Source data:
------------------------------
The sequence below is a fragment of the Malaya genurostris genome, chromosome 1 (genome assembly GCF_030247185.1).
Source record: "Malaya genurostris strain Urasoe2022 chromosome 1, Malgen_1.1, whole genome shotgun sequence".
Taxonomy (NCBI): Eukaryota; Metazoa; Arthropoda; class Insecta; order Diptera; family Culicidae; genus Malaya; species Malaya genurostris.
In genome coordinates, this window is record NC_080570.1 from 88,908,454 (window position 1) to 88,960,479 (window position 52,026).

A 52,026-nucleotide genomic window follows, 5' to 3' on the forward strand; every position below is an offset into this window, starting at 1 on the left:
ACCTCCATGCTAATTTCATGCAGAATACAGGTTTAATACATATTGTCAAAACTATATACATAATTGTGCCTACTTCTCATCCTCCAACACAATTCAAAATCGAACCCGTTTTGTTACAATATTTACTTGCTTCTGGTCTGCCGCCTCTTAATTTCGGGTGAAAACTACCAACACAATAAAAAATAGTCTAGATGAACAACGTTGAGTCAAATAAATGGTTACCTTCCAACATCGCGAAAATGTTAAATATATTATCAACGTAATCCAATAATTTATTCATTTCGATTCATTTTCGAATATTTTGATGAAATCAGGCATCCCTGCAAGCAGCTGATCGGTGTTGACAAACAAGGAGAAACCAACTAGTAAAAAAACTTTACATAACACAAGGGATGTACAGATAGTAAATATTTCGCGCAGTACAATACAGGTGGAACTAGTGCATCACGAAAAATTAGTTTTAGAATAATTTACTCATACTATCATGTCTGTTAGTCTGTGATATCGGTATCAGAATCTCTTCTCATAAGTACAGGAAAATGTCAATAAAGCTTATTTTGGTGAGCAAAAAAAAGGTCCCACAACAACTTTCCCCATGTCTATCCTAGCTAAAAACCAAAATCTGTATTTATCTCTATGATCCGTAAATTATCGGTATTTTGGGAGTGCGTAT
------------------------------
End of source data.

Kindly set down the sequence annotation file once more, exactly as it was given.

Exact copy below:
The sequence below is a fragment of the Malaya genurostris genome, chromosome 1 (genome assembly GCF_030247185.1).
Source record: "Malaya genurostris strain Urasoe2022 chromosome 1, Malgen_1.1, whole genome shotgun sequence".
Taxonomy (NCBI): Eukaryota; Metazoa; Arthropoda; class Insecta; order Diptera; family Culicidae; genus Malaya; species Malaya genurostris.
In genome coordinates, this window is record NC_080570.1 from 88,908,454 (window position 1) to 88,960,479 (window position 52,026).

A 52,026-nucleotide genomic window follows, 5' to 3' on the forward strand; every position below is an offset into this window, starting at 1 on the left:
ACCTCCATGCTAATTTCATGCAGAATACAGGTTTAATACATATTGTCAAAACTATATACATAATTGTGCCTACTTCTCATCCTCCAACACAATTCAAAATCGAACCCGTTTTGTTACAATATTTACTTGCTTCTGGTCTGCCGCCTCTTAATTTCGGGTGAAAACTACCAACACAATAAAAAATAGTCTAGATGAACAACGTTGAGTCAAATAAATGGTTACCTTCCAACATCGCGAAAATGTTAAATATATTATCAACGTAATCCAATAATTTATTCATTTCGATTCATTTTCGAATATTTTGATGAAATCAGGCATCCCTGCAAGCAGCTGATCGGTGTTGACAAACAAGGAGAAACCAACTAGTAAAAAAACTTTACATAACACAAGGGATGTACAGATAGTAAATATTTCGCGCAGTACAATACAGGTGGAACTAGTGCATCACGAAAAATTAGTTTTAGAATAATTTACTCATACTATCATGTCTGTTAGTCTGTGATATCGGTATCAGAATCTCTTCTCATAAGTACAGGAAAATGTCAATAAAGCTTATTTTGGTGAGCAAAAAAAAGGTCCCACAACAACTTTCCCCATGTCTATCCTAGCTAAAAACCAAAATCTGTATTTATCTCTATGATCCGTAAATTATCGGTATTTTGGGAGTGCGTAT